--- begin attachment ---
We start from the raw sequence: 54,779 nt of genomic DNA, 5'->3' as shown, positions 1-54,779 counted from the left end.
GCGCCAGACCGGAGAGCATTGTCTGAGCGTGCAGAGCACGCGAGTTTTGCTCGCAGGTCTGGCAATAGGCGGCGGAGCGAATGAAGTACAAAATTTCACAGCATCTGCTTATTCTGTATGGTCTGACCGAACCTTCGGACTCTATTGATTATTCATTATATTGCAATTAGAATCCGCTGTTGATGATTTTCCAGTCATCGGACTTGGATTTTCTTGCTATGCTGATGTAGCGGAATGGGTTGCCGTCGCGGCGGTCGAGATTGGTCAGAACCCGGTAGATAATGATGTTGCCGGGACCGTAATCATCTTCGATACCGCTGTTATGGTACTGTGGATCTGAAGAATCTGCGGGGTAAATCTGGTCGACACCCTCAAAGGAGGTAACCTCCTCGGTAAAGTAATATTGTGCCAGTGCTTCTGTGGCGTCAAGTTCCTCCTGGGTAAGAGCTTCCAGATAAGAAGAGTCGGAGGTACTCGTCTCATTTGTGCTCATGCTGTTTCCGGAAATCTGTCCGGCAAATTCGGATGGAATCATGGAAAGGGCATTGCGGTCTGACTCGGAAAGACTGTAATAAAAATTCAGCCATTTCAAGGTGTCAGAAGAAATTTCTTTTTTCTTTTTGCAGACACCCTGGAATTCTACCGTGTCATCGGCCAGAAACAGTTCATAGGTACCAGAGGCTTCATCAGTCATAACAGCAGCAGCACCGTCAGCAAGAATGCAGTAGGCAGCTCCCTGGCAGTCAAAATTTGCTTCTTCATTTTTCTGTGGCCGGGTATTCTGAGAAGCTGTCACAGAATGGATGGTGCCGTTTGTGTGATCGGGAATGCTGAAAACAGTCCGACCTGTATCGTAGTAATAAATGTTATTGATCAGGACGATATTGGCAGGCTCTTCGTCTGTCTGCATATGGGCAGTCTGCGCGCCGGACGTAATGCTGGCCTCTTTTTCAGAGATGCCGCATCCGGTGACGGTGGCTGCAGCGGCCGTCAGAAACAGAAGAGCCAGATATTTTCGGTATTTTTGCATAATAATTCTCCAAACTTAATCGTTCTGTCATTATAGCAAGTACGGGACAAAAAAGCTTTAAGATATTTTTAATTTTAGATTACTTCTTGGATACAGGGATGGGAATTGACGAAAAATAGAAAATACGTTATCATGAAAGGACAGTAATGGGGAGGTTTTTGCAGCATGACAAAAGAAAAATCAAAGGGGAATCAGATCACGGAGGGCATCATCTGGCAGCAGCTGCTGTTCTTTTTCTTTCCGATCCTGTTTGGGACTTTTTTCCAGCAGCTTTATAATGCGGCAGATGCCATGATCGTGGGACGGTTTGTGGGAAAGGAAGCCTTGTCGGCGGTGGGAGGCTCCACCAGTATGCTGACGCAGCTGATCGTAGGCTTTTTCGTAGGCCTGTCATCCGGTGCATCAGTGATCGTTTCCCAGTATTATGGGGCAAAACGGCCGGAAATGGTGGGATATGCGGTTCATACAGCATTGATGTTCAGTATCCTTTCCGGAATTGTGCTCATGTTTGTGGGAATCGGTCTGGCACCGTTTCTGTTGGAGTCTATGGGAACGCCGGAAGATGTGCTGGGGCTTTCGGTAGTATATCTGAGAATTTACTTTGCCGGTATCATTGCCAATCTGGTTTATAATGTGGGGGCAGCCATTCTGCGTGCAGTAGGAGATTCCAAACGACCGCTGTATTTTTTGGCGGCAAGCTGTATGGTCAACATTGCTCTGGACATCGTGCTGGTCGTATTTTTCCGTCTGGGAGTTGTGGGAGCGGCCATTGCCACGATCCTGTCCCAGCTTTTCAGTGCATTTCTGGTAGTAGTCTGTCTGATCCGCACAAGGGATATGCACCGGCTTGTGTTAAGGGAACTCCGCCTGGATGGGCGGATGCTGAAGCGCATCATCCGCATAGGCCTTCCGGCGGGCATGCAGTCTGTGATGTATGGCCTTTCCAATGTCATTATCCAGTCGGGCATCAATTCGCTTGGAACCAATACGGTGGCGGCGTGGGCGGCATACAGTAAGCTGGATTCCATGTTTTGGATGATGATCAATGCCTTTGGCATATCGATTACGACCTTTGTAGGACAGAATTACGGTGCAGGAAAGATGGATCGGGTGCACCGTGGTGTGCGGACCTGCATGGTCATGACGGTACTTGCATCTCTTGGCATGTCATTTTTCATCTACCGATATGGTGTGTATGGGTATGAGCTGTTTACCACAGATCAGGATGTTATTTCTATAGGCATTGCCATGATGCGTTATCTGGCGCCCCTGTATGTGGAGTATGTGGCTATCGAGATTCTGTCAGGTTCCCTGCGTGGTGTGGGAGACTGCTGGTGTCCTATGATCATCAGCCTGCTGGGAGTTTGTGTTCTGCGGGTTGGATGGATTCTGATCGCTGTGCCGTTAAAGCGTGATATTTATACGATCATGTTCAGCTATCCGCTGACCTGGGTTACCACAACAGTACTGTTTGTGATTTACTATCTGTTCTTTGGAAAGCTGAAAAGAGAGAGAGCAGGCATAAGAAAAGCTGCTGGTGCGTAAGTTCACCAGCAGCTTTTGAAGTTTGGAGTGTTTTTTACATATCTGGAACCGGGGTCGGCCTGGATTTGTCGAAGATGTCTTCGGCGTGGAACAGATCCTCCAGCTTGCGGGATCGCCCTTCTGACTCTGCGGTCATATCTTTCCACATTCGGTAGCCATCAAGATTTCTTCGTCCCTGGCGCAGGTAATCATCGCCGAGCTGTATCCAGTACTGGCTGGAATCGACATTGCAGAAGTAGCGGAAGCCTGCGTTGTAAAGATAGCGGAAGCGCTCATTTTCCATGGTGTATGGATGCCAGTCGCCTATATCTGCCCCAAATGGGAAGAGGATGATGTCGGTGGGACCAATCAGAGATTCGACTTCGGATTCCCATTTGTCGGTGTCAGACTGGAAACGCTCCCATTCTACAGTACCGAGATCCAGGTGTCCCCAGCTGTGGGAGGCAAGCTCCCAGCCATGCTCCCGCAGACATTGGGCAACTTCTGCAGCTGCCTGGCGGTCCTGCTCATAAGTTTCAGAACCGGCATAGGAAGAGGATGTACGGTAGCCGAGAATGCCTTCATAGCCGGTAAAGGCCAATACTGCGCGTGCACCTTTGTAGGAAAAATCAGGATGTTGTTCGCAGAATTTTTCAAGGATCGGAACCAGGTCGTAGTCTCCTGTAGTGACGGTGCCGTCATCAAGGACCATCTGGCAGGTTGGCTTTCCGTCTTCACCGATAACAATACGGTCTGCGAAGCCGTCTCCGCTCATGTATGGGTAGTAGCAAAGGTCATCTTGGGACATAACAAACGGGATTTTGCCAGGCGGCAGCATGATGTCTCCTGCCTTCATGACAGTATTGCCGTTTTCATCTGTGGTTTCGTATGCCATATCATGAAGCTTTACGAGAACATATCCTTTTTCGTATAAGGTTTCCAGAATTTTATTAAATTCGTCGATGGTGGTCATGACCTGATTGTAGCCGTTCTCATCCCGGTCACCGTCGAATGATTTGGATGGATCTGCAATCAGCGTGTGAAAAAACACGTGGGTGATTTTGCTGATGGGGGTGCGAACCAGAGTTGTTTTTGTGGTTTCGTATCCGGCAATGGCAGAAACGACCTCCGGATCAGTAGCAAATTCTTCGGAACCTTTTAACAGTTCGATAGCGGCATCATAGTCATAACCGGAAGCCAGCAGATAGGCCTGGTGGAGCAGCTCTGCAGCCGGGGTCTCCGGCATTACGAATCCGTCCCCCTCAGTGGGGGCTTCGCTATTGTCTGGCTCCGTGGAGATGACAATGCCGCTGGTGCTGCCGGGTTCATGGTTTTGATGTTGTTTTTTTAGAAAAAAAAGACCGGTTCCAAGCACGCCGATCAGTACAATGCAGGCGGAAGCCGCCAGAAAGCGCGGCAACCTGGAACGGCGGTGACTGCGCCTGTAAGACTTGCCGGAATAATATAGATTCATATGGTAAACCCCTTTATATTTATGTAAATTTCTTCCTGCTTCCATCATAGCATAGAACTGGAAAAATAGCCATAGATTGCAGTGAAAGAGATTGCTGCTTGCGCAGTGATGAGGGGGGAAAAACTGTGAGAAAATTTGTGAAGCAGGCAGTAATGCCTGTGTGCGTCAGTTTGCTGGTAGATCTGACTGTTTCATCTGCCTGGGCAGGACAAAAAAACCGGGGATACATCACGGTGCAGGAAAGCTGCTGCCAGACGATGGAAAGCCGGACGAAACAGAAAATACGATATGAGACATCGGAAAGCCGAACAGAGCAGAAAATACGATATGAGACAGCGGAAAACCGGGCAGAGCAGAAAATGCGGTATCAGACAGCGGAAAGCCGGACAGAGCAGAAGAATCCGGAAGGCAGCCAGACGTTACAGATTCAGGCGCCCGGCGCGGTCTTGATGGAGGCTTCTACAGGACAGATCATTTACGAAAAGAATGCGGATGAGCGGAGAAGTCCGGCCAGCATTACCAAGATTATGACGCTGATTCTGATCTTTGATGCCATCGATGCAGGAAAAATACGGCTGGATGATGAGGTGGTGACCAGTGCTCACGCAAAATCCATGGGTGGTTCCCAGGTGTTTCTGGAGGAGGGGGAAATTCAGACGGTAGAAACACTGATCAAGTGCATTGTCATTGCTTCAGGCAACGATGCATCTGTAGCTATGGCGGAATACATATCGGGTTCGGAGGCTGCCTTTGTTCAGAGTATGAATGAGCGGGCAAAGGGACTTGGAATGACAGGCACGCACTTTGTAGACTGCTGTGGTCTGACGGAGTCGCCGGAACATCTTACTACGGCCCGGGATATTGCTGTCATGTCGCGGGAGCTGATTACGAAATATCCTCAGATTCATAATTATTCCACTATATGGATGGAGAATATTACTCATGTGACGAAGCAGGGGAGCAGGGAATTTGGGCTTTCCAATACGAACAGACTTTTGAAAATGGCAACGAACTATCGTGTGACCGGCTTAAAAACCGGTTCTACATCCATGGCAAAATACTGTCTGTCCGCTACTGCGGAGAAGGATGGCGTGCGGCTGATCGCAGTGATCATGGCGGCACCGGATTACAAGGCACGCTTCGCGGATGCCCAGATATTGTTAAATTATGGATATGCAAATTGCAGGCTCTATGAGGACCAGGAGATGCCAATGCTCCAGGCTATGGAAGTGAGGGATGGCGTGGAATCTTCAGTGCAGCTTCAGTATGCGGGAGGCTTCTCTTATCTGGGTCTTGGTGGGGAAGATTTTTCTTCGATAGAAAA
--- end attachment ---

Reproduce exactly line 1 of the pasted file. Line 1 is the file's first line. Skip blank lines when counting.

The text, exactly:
We start from the raw sequence: 54,779 nt of genomic DNA, 5'->3' as shown, positions 1-54,779 counted from the left end.